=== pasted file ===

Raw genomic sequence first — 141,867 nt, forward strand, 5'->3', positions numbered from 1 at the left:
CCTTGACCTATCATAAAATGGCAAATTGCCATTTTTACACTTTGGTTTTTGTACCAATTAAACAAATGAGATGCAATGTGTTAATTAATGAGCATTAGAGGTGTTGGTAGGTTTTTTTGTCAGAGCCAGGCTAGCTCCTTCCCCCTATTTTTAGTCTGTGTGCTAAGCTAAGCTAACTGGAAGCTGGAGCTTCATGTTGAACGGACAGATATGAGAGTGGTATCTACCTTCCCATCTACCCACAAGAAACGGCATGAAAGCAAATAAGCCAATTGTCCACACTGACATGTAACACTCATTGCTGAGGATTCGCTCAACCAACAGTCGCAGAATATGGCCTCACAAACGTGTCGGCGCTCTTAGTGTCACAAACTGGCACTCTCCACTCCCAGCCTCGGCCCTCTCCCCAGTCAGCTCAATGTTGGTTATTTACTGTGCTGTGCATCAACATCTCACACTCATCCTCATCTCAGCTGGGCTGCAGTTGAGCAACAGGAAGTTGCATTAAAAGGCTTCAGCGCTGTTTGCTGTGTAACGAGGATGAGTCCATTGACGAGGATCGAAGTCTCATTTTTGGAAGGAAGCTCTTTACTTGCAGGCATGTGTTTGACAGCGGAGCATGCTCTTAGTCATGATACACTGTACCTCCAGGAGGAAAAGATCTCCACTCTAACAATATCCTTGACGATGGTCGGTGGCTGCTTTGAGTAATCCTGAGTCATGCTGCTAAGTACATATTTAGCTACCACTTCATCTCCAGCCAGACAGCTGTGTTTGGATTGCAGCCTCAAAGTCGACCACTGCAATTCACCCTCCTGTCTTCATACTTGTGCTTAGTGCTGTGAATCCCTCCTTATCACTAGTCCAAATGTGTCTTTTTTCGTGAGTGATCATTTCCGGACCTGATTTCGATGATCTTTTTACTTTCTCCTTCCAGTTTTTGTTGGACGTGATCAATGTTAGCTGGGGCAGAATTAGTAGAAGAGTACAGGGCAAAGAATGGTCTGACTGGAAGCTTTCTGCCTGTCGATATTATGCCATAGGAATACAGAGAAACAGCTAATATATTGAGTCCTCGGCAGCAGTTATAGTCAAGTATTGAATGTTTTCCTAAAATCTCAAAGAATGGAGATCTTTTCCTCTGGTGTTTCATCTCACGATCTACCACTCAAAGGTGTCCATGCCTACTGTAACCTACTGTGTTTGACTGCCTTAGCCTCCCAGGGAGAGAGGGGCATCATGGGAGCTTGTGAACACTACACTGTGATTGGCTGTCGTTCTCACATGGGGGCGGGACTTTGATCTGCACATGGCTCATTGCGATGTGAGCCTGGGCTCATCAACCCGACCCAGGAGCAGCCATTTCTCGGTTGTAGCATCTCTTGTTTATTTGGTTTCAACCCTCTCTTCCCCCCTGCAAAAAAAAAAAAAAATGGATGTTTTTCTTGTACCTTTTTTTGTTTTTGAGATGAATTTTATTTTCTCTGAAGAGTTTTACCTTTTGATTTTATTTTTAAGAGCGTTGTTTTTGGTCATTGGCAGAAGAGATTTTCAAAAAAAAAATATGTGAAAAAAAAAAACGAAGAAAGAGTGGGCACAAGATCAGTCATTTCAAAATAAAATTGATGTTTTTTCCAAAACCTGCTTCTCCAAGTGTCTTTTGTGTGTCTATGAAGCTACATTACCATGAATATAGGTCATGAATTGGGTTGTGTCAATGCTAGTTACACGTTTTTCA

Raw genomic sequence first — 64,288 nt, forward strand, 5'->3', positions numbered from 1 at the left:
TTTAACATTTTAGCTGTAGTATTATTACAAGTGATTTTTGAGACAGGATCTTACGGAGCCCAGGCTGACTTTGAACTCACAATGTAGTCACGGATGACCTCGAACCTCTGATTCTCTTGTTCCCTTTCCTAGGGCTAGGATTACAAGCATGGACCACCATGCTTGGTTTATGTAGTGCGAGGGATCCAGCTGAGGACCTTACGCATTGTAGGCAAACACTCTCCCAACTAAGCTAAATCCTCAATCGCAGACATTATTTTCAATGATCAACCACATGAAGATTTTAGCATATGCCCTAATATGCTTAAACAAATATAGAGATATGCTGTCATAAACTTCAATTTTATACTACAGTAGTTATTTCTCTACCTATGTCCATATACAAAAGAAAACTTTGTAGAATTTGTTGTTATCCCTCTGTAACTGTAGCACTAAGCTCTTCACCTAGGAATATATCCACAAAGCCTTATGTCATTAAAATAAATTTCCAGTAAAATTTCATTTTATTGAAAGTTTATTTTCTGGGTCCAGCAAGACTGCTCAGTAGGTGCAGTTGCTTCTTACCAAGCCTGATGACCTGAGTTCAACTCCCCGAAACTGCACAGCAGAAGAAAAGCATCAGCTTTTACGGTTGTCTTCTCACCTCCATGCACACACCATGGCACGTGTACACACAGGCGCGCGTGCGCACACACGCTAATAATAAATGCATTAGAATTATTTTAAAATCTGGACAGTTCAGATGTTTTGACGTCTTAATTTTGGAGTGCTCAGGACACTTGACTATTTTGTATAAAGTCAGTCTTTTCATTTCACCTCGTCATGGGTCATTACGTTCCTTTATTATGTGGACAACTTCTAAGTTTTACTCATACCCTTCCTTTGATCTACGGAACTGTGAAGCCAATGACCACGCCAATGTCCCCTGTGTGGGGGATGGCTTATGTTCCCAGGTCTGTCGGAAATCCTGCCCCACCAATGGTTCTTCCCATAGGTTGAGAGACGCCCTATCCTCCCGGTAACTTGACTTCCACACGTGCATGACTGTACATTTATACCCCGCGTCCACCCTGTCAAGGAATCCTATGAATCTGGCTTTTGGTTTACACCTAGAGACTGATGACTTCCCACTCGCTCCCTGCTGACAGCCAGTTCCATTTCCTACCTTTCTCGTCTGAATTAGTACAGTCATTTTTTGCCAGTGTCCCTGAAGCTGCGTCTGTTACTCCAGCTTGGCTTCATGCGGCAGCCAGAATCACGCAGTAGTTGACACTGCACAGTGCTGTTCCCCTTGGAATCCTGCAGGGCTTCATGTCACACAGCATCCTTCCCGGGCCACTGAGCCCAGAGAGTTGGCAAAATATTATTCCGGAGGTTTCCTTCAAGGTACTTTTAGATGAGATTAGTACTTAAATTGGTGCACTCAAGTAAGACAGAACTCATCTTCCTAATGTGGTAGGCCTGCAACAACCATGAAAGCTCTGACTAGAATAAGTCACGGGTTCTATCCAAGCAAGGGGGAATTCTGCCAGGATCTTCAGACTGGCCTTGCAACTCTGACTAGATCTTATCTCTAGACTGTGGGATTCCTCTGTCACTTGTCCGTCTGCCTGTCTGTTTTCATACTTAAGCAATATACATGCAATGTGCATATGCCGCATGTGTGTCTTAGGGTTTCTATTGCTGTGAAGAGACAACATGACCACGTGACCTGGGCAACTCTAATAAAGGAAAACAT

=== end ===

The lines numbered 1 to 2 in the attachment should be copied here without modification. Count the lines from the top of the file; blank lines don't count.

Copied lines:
Raw genomic sequence first — 141,867 nt, forward strand, 5'->3', positions numbered from 1 at the left:
CCTTGACCTATCATAAAATGGCAAATTGCCATTTTTACACTTTGGTTTTTGTACCAATTAAACAAATGAGATGCAATGTGTTAATTAATGAGCATTAGAGGTGTTGGTAGGTTTTTTTGTCAGAGCCAGGCTAGCTCCTTCCCCCTATTTTTAGTCTGTGTGCTAAGCTAAGCTAACTGGAAGCTGGAGCTTCATGTTGAACGGACAGATATGAGAGTGGTATCTACCTTCCCATCTACCCACAAGAAACGGCATGAAAGCAAATAAGCCAATTGTCCACACTGACATGTAACACTCATTGCTGAGGATTCGCTCAACCAACAGTCGCAGAATATGGCCTCACAAACGTGTCGGCGCTCTTAGTGTCACAAACTGGCACTCTCCACTCCCAGCCTCGGCCCTCTCCCCAGTCAGCTCAATGTTGGTTATTTACTGTGCTGTGCATCAACATCTCACACTCATCCTCATCTCAGCTGGGCTGCAGTTGAGCAACAGGAAGTTGCATTAAAAGGCTTCAGCGCTGTTTGCTGTGTAACGAGGATGAGTCCATTGACGAGGATCGAAGTCTCATTTTTGGAAGGAAGCTCTTTACTTGCAGGCATGTGTTTGACAGCGGAGCATGCTCTTAGTCATGATACACTGTACCTCCAGGAGGAAAAGATCTCCACTCTAACAATATCCTTGACGATGGTCGGTGGCTGCTTTGAGTAATCCTGAGTCATGCTGCTAAGTACATATTTAGCTACCACTTCATCTCCAGCCAGACAGCTGTGTTTGGATTGCAGCCTCAAAGTCGACCACTGCAATTCACCCTCCTGTCTTCATACTTGTGCTTAGTGCTGTGAATCCCTCCTTATCACTAGTCCAAATGTGTCTTTTTTCGTGAGTGATCATTTCCGGACCTGATTTCGATGATCTTTTTACTTTCTCCTTCCAGTTTTTGTTGGACGTGATCAATGTTAGCTGGGGCAGAATTAGTAGAAGAGTACAGGGCAAAGAATGGTCTGACTGGAAGCTTTCTGCCTGTCGATATTATGCCATAGGAATACAGAGAAACAGCTAATATATTGAGTCCTCGGCAGCAGTTATAGTCAAGTATTGAATGTTTTCCTAAAATCTCAAAGAATGGAGATCTTTTCCTCTGGTGTTTCATCTCACGATCTACCACTCAAAGGTGTCCATGCCTACTGTAACCTACTGTGTTTGACTGCCTTAGCCTCCCAGGGAGAGAGGGGCATCATGGGAGCTTGTGAACACTACACTGTGATTGGCTGTCGTTCTCACATGGGGGCGGGACTTTGATCTGCACATGGCTCATTGCGATGTGAGCCTGGGCTCATCAACCCGACCCAGGAGCAGCCATTTCTCGGTTGTAGCATCTCTTGTTTATTTGGTTTCAACCCTCTCTTCCCCCCTGCAAAAAAAAAAAAAAATGGATGTTTTTCTTGTACCTTTTTTTGTTTTTGAGATGAATTTTATTTTCTCTGAAGAGTTTTACCTTTTGATTTTATTTTTAAGAGCGTTGTTTTTGGTCATTGGCAGAAGAGATTTTCAAAAAAAAAATATGTGAAAAAAAAAAACGAAGAAAGAGTGGGCACAAGATCAGTCATTTCAAAATAAAATTGATGTTTTTTCCAAAACCTGCTTCTCCAAGTGTCTTTTGTGTGTCTATGAAGCTACATTACCATGAATATAGGTCATGAATTGGGTTGTGTCAATGCTAGTTACACGTTTTTCA